- Color: Mottled grey
- Composition: 53% cotton, 24% recylcled polyester, 23% p.e.t
- Heart pocket
- Slightly fitted cut
- Closing: Natural buttons in corozo (palm kernel)
Kevin is 1m82 tall, weights 71kg and wears size M.
Warning: Last items in stock!
Spanish term for vegetable ivory, corozo or tagua is the inner pulpit of the ivory palm fruit - called albumen - native to the Amazon rainforest. It can be carved, turned and polished as easily as ivory.
The discovery of the corozo dates back to 1798 when Spanish explorers Hipólito Ruiz López and José Antonio Pavón set out to explore the Peruvian jungle in the upper Amazon. They discovered that the first to use the palm tree to make jewellery and objects were the Quechuas Indians.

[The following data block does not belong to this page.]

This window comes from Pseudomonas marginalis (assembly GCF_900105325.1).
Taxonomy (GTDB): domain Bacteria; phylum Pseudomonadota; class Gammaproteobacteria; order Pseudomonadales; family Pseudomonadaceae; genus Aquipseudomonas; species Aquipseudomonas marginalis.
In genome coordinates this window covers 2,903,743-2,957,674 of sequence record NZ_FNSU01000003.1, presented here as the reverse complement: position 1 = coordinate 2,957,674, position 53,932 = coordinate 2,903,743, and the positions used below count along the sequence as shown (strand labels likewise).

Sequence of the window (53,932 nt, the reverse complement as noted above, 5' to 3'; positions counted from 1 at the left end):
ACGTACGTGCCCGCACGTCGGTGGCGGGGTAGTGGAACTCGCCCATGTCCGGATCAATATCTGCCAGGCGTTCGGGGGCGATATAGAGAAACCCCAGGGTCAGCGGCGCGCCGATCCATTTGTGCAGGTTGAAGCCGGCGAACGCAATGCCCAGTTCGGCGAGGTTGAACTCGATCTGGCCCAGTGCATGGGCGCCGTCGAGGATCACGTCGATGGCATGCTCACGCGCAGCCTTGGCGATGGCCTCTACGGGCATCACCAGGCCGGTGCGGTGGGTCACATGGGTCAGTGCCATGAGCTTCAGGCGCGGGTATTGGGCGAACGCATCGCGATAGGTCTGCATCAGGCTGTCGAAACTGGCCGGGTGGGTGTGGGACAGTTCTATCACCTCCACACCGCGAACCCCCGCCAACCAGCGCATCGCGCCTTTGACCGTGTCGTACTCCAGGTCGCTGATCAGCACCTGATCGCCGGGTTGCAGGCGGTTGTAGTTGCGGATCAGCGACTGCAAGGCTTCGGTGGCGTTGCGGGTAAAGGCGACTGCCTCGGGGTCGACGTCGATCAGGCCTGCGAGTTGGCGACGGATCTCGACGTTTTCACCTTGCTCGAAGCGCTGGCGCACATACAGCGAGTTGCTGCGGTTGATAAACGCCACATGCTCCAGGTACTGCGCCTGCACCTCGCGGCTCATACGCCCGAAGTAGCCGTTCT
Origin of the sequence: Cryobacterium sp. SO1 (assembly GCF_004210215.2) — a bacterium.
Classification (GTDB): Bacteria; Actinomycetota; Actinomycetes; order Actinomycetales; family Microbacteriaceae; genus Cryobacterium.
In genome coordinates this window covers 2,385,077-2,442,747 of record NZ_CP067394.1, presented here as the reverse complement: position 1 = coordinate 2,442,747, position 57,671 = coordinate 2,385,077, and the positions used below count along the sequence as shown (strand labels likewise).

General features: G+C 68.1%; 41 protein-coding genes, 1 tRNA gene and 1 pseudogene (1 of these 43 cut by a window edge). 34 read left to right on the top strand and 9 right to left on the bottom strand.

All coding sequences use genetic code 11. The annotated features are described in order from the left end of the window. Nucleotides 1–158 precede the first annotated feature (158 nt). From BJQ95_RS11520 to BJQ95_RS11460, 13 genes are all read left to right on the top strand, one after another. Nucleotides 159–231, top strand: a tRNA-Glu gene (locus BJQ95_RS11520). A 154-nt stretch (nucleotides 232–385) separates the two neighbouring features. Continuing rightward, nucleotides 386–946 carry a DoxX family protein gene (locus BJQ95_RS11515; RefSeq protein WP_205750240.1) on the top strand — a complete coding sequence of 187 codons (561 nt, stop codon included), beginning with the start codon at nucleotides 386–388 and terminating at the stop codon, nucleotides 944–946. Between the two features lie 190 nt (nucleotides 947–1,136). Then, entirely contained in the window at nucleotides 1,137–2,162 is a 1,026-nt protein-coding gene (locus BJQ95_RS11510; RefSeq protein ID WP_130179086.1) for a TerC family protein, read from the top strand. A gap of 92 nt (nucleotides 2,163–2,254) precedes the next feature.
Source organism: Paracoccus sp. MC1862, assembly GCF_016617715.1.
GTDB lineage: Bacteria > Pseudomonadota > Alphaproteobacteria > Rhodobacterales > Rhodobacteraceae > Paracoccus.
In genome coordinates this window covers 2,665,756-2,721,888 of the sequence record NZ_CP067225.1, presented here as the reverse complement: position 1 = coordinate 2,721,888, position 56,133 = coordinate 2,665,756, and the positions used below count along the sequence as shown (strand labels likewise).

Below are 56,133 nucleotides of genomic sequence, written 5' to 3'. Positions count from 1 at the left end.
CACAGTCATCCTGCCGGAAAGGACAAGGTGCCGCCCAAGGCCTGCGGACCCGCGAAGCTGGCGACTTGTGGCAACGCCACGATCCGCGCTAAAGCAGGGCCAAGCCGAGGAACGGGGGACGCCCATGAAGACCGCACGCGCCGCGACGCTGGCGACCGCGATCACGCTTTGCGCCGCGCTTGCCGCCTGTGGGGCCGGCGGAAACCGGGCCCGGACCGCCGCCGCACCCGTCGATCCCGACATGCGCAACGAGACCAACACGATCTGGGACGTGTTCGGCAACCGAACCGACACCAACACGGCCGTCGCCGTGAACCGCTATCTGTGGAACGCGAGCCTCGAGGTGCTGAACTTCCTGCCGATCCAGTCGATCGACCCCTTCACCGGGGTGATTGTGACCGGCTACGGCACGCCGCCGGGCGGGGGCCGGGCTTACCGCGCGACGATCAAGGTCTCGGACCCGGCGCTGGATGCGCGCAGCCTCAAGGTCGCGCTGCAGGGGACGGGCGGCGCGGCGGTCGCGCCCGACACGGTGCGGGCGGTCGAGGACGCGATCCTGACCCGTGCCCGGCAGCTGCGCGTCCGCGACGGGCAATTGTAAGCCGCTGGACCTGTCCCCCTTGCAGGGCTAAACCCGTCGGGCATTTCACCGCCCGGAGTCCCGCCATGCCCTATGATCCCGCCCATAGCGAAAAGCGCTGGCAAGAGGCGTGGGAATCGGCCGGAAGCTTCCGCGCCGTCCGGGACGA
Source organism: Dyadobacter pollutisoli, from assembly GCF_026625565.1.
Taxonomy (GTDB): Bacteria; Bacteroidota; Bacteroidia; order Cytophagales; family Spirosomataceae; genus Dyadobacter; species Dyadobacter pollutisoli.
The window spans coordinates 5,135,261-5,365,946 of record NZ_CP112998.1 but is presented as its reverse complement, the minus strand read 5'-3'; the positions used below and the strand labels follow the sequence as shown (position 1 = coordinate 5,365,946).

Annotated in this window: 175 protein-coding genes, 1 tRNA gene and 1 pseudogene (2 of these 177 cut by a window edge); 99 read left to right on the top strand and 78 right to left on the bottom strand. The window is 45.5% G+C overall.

The sailors also worked the corozo and made small boxes and snuffboxes out of it. In 1865, a steamboat left Esmeraldas in Ecuador for Hamburg and took on board a cargo of tagua. The Germans then discovered vegetable ivory and began to make buttons and small ornamental objects such as thimbles and jewellery.
Recycled polyester is made from pre- or post-consumer waste, such as plastic bottles. The reuse of this plastic waste into a new fabric saves 59% in energy and 32% in CO2 emissions, compared to the manufacture of conventional polyester.